If nothing else The Land of Stories is a unique entry in the annals of transformative work as the narrative performs multiple functions and extends multiple stories for several, often disparate audiences, simultaneously.

The Hunger Games: Deathmatch – American Idol vs. Upfronts

Yesterday, I asked Patty if the reason YA is interesting to people is a desire for more mythic texts and more texts that are about myth-making. My argument, such as it was (I don’t read or what enough YA material to call it an argument comfortably), was this: because YA is arguably “simpler,” the stories it tells are unavoidably more mythic and iconic.

Patty is pretty sure I was wrong (and since she is super smart and really into YA, is probably herself correct), and said that YA is popular because it’s a genre that’s allowed to be experimental and therefore offers high returns for lower time investment, and my mythic argument is a result of self-selection and the lens I read everything I like through.

Because it’s not just Brave that is a story about how stories get made. The Land of Stories (which I have a copy of again and so a review is imminent) is also very much about the construction of myth. As is The Hunger Games, which was what we were waiting to see at the time of the convo.

I’d seen it before, actually, but hadn’t found the energy to write about it in what has been a busy and chaotic 2012. Patty hadn’t managed to catch it in Delhi though, and I was excited to take a look at it without comparing it to the book or feeling like I would have to write about it because it’s so focused on the construction of fame.

It’s really a ridiculously good movie for what it is. The craft is exceptional, the adaptation is interesting, and it expands on parts of the world meaningfully in recompense for where it had to excise material for time and clarity. It also owes some of its most effective moments to the DNA of some of my absolutely favorite films, and it’s that slyness — and the fact that the film doesn’t exist in a vacuum of a hot thing of the moment money grab — that makes it such a pleasure to watch.

The largest influence is arguably The Truman Show. While reality TV existed when it was released, it still showed up in movie theaters two years before Survivor was first on US screens. What it indicted and asked us to collude in was something that we were neither deluged with nor asked to be responsive to in 1998. It was, more conspicuously than most films that get dammed with this faint praise, very much ahead of its time.

But it’s all over The Hunger Games in the attention the film adaptation pays to Seneca Crane and the arena’s game team, which operates with a sterility and dispassion reminiscent of what films insist are true about things like operating theaters and NASA control rooms.

Particularly, the way The Hunger Games shows us the segment where Katniss is directed away from the edge of the arena, feels like the scramble in the control room in The Truman Show when Truman’s determination to get to the edge of the world becomes clear. I imagine this similarity will only become more visible in Catching Fire considering that the Tributes do actually succeed in breaking the arena open and escaping it.

But another big piece of film DNA in The Hunger Games comes from Fritz Lang’s Metropolis. The scenes of rioting in Rue’s district (the only part of the film to make me cry both times), the images of Katniss’s father in the mine shaft elevator, and even the positioning of Katniss as both innocent and temptress, are all things that reference Metropolis both visually and conceptually.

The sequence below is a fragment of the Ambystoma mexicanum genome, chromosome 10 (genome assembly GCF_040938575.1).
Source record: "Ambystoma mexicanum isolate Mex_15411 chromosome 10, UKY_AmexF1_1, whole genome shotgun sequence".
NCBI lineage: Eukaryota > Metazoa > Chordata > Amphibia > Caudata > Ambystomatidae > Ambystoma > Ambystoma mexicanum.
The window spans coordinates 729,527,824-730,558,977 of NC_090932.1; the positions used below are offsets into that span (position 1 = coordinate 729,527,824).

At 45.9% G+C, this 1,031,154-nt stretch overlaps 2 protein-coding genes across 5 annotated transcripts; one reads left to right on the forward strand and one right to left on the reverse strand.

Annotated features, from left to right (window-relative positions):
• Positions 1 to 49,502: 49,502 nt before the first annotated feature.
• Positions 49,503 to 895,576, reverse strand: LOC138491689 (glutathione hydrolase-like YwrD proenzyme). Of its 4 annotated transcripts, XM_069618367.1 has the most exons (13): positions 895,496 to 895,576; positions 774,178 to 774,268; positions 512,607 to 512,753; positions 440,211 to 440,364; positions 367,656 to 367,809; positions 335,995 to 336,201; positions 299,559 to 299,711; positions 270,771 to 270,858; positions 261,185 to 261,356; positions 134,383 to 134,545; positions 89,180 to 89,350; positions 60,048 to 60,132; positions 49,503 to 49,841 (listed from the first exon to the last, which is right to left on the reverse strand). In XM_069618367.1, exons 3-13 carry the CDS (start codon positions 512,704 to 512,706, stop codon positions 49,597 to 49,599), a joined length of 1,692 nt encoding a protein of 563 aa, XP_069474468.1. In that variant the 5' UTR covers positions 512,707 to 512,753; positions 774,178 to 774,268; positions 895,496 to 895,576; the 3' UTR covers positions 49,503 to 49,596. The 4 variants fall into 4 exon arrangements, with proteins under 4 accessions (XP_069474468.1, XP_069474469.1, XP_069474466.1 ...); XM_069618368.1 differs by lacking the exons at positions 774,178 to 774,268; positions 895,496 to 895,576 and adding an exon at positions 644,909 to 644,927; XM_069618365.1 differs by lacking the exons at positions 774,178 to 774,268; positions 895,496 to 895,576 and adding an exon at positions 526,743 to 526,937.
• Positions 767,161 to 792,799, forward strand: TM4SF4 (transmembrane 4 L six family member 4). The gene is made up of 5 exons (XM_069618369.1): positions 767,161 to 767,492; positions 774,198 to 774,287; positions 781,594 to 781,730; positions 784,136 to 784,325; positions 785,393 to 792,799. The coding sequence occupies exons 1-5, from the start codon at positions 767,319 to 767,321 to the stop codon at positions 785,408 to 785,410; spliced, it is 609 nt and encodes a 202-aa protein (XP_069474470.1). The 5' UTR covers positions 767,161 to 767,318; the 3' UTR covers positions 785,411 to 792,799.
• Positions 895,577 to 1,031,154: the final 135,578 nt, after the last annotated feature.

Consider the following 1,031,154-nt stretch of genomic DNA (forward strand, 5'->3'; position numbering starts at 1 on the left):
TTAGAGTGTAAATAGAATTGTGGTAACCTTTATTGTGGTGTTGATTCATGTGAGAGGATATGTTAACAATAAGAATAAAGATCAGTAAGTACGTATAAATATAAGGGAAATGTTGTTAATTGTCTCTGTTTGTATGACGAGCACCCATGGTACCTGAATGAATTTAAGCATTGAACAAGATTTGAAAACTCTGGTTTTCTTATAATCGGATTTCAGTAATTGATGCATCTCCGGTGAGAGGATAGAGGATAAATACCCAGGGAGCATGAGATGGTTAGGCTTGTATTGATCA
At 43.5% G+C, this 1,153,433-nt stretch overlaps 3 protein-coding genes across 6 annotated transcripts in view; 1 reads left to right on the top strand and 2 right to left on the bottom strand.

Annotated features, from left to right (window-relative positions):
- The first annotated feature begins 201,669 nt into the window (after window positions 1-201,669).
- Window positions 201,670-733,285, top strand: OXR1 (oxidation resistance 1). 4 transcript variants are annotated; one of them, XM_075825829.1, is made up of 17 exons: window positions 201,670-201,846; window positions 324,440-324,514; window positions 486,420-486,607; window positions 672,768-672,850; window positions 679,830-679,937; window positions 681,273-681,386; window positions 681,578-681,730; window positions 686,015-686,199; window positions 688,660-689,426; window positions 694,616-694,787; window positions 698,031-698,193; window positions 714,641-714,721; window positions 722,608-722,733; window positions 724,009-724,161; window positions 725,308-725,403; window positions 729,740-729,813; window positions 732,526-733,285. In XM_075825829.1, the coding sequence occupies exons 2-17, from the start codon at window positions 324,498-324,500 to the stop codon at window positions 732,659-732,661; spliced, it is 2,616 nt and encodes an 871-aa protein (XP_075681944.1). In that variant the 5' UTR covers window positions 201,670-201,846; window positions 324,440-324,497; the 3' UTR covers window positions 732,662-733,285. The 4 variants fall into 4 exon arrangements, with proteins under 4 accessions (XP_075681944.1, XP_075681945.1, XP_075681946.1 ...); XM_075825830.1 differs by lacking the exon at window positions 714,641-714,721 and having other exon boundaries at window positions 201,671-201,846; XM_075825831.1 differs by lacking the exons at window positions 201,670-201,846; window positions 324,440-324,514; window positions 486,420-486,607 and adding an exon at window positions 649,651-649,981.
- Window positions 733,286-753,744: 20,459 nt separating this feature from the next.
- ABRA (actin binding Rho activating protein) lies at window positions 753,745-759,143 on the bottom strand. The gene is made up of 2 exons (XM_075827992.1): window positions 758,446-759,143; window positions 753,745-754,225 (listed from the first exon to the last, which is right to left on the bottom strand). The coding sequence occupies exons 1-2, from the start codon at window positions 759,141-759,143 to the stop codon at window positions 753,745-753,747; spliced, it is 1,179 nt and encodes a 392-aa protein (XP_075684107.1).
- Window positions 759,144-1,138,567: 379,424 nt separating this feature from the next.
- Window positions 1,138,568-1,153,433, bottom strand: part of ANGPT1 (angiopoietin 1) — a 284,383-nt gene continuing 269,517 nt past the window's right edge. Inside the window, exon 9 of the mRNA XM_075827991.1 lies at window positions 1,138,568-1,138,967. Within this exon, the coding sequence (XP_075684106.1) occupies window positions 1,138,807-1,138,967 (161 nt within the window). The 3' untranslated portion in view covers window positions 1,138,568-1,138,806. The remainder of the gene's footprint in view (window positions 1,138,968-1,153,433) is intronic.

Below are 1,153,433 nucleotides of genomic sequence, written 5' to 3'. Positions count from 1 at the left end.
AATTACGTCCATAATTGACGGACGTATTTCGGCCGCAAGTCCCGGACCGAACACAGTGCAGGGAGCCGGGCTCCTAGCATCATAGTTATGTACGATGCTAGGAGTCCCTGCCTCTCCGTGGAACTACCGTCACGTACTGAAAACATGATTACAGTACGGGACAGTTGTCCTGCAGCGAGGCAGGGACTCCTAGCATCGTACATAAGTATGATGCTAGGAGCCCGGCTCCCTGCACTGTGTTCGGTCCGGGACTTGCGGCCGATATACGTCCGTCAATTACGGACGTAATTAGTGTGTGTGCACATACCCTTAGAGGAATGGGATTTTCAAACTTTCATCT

Both these sets of references are ridiculously satisfying. They root the world of The Hunger Games into a story we’ve been told before, but instead of making it seem repetitive, it helps makes it mythic (beyond the already excellent job Collins did with epithets in the original book that helped make the narrative sound so much like oral history at given points: the girl who was on fire and the boy with the bread — these are not characters who need names, for they are not people, but ideas). It also helps to underscore that in any future we imagine — at any time — we are always tempted, it seems, by the same mistakes of idolatry, imprisonment, and violence.

One thing that I’ve heard The Hunger Games likened to again and again is American Idol or other reality competition shows where fame is an explicit prize as opposed to an implicit one. But that’s not what I saw in Haymitch’s quest for sponsors, and Ceasar Flickerman’s odd mix of absurdity and gravitas (seriously, who is Ceasar Flickerman when he’s alone? That’s my fanfiction question of the day). I kept seeing upfronts.

Upfronts are a funny thing, because they’re about advertising dollars — sponsors — and they are something the broader audience never used to be aware of (and in all fairness, I had to explain them to a friend just a few weeks ago). Yet, there are adverts about them on the buses in New York now, and fan cultures have been paying attention to the events, parties, and performances related to them for at least a few years now.

Because while the Hunger Games are meant to instill fear and loyalty and submission in the districts, they are really just for the Capital, the sponsors, the stylists, and the creators, and while they are arguably about celebrating the tributes, they’re really about examining the goods and making the most lucrative bets that can be made.